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Rapinoe watches history unfold

Megan Rapinoe
USWNT star Megan Rapinoe is playing for French club Olympique Lyon.
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Leander Schaerlaeckens

Leander Schaerlaeckens has written about soccer for The New York Times, The Guardian, ESPN The Magazine and World Soccer. Follow him on Twitter.



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This is a strange and exciting time for Megan Rapinoe. The U.S. women’s national team colorful playmaker is in France, playing for Olympique Lyon’s all-conquering women’s team and having a great time of it.

But it’s all happening back in the U.S.A. right now.

Rapinoe, 27, was the most high-profile openly gay female athlete in the country until basketball player Brittney Griner raised her hand. And Rapinoe wasn’t in America when NBA player Jason Collins took the biggest leap forward in gay rights in professional sports.

Collins, like Rapinoe, chose to make his announcement in a magazine. Neither proclamations landed with a thud. Both players received congratulations and support. Both gained popularity by coming out. And in both cases, the positivity drowned out any backlash.

“It was different, in a way, than I’d expected,” Rapinoe tells FOX Sports from France. “He’s a shyer guy and it wasn’t the big hoopla that everyone was expecting. Nonetheless, it was incredibly important.”

Rapinoe’s life didn’t change much. “I think that most people either definitely knew or were not going to be surprised by the fact that I came out,” she says. The news was received, acknowledged, digested, and then largely forgotten. Rapinoe became the first post-sexual gay athlete.

Not so for the men – yet. Professional soccer players David Testo and Robbie Rogers came out in November 2011 and February 2013, respectively, and both remain known in the popular media as The Gay Players, for good or ill.

“I think with men it’s got to be different,” says Rapinoe. “They have to hide their entire life. They have to completely hide the fact that they’re gay, not just kind of omit it from interviews [like women]. I think for the guys, on the men’s side, it’s a much bigger decision in some ways.”

Rapinoe notes that, gay female athletes are, ironically, abetted by a stereotype. In a game like soccer that is less finesse and grace than brawn and speed, people jump to conclusions.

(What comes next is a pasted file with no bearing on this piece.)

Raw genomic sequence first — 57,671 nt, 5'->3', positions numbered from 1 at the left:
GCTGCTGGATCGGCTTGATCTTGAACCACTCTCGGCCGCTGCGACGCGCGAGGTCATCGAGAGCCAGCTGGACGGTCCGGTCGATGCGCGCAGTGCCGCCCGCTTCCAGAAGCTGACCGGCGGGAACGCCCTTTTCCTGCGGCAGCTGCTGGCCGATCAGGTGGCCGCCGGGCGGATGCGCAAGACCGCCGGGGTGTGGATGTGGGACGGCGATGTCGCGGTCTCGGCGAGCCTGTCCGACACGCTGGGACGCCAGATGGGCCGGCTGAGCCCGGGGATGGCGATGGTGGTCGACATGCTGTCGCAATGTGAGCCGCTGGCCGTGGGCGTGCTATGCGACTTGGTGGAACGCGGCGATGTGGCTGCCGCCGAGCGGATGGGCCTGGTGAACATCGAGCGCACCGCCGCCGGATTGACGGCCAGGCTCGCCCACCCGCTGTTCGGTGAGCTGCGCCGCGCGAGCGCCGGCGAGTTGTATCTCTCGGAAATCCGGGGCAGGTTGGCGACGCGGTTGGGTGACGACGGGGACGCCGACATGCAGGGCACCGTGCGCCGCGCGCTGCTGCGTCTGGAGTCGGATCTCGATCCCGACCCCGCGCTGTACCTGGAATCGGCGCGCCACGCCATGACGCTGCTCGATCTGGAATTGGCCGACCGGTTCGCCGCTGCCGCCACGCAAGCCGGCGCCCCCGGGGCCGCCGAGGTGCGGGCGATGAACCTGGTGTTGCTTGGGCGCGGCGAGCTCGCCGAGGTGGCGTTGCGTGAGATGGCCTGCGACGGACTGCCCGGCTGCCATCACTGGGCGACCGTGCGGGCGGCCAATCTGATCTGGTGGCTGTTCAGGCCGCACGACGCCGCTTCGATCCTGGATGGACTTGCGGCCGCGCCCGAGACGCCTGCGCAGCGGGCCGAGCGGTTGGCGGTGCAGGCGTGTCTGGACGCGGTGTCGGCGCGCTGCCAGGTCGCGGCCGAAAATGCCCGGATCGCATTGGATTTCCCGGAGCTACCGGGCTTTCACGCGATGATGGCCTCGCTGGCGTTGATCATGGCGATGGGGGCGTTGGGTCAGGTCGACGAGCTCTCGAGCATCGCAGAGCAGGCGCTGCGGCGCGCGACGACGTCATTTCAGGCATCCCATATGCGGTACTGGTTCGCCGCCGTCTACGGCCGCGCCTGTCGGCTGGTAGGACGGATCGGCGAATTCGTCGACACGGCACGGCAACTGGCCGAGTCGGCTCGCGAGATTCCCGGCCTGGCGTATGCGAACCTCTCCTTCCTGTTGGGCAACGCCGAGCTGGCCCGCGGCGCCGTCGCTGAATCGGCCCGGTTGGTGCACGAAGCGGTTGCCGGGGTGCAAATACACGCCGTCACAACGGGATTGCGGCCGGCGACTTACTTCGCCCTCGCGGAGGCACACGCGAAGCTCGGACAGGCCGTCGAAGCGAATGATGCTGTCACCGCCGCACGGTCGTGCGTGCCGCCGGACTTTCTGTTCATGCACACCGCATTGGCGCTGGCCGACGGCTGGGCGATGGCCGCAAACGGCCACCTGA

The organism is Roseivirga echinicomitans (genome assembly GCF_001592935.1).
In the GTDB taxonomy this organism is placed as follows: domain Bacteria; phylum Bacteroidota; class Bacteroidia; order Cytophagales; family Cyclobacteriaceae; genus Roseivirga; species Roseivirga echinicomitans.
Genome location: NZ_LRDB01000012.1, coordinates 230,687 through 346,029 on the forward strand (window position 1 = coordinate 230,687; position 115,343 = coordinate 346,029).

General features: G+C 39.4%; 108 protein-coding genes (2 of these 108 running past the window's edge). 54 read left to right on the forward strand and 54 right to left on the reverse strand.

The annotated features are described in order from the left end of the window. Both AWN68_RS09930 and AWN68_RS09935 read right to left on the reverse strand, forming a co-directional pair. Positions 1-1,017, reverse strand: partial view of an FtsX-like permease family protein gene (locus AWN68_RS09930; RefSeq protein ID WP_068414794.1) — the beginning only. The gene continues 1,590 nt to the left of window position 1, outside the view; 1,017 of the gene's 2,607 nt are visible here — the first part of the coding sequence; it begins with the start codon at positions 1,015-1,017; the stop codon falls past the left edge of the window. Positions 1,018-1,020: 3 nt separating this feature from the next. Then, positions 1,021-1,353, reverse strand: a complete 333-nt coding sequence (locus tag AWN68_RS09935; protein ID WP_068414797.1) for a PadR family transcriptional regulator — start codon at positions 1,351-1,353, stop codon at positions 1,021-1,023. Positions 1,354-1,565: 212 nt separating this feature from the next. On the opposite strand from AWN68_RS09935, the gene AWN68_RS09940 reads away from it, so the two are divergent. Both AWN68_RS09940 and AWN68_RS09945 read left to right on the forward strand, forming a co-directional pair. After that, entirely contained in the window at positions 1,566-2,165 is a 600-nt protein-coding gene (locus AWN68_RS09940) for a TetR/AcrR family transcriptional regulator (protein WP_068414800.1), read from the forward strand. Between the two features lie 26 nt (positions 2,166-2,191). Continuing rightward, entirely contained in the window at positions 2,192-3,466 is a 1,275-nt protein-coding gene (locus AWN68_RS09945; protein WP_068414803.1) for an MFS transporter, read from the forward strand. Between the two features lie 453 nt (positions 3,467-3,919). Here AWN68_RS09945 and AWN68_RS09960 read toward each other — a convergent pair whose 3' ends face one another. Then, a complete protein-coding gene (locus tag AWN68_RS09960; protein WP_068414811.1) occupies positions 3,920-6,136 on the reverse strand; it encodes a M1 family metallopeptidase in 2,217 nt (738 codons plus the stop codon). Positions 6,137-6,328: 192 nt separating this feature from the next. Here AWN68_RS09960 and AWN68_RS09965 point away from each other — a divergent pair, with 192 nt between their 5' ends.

“There’s more than a slight assumption, especially with some sports over others,” says Rapinoe, who has worked in advocacy and outreach with GLSEN, the Gay, Lesbian and Straight Education Network. “A stereotype about women’s sports is that the women are more masculine and therefore they play sports. Whereas men are more masculine and therefore they are not gay. The stereotypes go the opposite way. Women [in sports] are seen more as gay and men are thought of as hyper-macho straight men.

“With the men I think it kind of comes as a big shock,” Rapinoe add. “I don’t think anybody thought Jason Collins was gay. I don’t think anybody probably ever thought Robbie Rogers or David Testo was gay. Everybody just assumed one thing and then it’s another. The surprise factor is different on the men’s side from the women.”

The debate over perception has been all the more acute for Rapinoe, for while she has missed the rapid progression of the gay rights movement in the U.S., she’s had a front-row seat to the one in France. Gay marriage was legalized there six days before Collins came out, on April 23. The law sparked riots.

“It’s been a pretty big issue here for the last year,” says Rapinoe. “I think in a lot of ways the French culture and society isn’t as progressive as the American culture. When I came over here I knew the bill was before the Parliament so I figured everyone was for it but I don’t think it’s necessarily that way. There’s still a pretty strong religious contingent here in France that’s not supporting gay marriage.”

Recent polls have found that in both countries, just over half of people support gay marriage. Yet whereas every gay couple in France can get married, only a fifth of American states recognize same-sex unions. “It’s kind of an interesting dichotomy to be in two cultures at the same time that are fighting the same battle,” says Rapinoe.

It fills Rapinoe with optimism. She believes that when she returns to the U.S. in mid-June to play for the Seattle Reign in the new National Women’s Soccer League she’ll find a country changed.

“It feels like we’re on the fence and about to topple over in a good way for gay rights and equal rights,” says Rapinoe. “It’s definitely coming to be that time where we’re making history. And you want to be on the right side of it. It’s going to be embarrassing to be on the wrong side.”

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